Ballerine IUB

What the packet says

What is the Ballerine IUB?

What's it made of?

The Ballerine IUB consists of 17 copper pearls which form a spherical shape and the frame is coated with polyethylene terephthalate.

How the Ballerine IUB works

The Ballerine IUB is a hormone-free coil that’s inserted into your uterus (aka womb). The IUB works by releasing small amounts of copper to provide contraception for up to 5 years and is 99% effective at preventing pregnancy. It works in a similar way to standard Copper IUDs (intrauterine devices), which achieve their contraceptive effect by interfering with sperm motility, egg fertilisation and possibly prevention of implantation.

Ballerine IUB side effects

  • Migraines with aura symptoms
  • Headaches
  • Migraines
  • Spots or acne
  • Better Skin

Frequency

  • During intercourse
  • Daily
  • Monthly
  • 1 - 3 Months
  • 1 - 3 Years
  • 3 - 5 Years
  • Permanent
  • Similar to

    Typical effectiveness

    Over 99% effective

    Contains hormones

    No

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    Reviews

    2/5
    04/06/2021
    Ballerine IUB
    I got the Ballerine after trying The Kyleena and Nuva Ring. Both didn’t work well for me so my gynaecologist suggested...

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    Detailed information

    How to get started with the Ballerine IUB

    • Before you can get IUB fitted, you must have a consultation with your healthcare provider. You will need to have a pelvic examination where they will examine you to find the position of your uterus.
    • The IUB is inserted through the neck of the womb using a small tube, which is then removed. The IUB automatically springs into a spherical shape and stays inside your womb. It works immediately after it is inserted.
    • Two threads made of polypropylene are attached to the end of the frame which extends into your vagina. These will be trimmed by your healthcare provider. You should be able to feel these threads yourself to know the IUB is in place however the threads are not usually felt during sexual intercourse. These threads allow your healthcare provider to pull out the IUB when it needs to be removed.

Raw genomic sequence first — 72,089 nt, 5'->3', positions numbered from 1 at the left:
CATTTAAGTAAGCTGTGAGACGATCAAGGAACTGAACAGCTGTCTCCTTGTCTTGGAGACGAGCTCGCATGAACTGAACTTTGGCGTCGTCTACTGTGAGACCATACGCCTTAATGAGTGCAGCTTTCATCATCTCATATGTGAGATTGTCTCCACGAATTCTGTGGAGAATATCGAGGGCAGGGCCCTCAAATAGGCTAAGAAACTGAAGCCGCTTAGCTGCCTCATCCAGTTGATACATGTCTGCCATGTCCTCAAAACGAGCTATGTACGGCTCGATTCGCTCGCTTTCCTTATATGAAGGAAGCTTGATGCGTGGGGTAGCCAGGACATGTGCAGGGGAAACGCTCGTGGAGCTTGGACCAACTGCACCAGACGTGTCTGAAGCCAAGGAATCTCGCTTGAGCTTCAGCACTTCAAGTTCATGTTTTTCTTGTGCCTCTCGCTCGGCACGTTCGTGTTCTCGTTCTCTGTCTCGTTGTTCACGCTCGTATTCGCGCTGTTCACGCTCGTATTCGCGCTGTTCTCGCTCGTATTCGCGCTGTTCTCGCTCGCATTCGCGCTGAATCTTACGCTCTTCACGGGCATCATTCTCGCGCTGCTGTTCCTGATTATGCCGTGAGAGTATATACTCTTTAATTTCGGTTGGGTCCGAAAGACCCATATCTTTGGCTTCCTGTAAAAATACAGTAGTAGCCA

• It is recommended that the best time to get your IUB inserted is the last 2 days of your period when the cervix is naturally more open, and chance of pregnancy is low.
    • Your healthcare provider may recommend you take painkillers before the IUB is fitted and a a local anaesthetic will be used.
    • Side effects immediately or a few minutes after insertion may be: cramping, menstrual type bleeding, feeling faint, nausea and dizziness but these should subside quickly.

    How to stop using the Ballerine IUB

    • The IUB can be removed at any time by a healthcare professional and is done by pulling the removal threads.
    • The IUB has two threads that allow the healthcare professional to pull it out of the vagina.
    • If you’re not having another coil or IUB put in and don’t want to get pregnant, you’ll need to make sure you use condoms or avoid having sex seven days before you have it removed. Alternatively you can discuss with your healthcare professional about switching to another method.

    Things that can go wrong

    Some women may experience heavier, longer periods and spotting between periods can occur – normally for up to 2-3 months. However, if your periods continue to be heavy or long, or spotting continues, contact your healthcare provider.

    Infrequently, serious side effects may occur:
    • Pelvic inflammatory disease (PID): Uncommonly, IUDs as well as the IUB are associated with PID. PID is an infection of the uterus, tubes, and nearby organs. PID is most likely to occur in the first 20 days after placement. Contact your healthcare provider right away if you have any of the signs of PID: abdominal or pelvic pain, painful sex, unusual or bad smelling vaginal discharge, chills, heavy bleeding, or fever.

    • Difficult removals: Occasionally the IUB may be hard to remove because it is lodged in the womb.

    • Rarely, the IUB goes through the wall of the uterus, especially during placement. This is called perforation. There is an increased risk of perforation if you are breastfeeding or recently given birth within 36 weeks before insertion. In this case you are not protected from pregnancy and the IUB will need to be removed.

    • The IUB may partially or completely fall out of the uterus. This is called expulsion. Women who have never been pregnant may be more likely to expel the IUB than women who have been pregnant before. If you think that the IUB has partly or completely fallen out, use an additional contraception method, such as a condoms and contact your healthcare provider.

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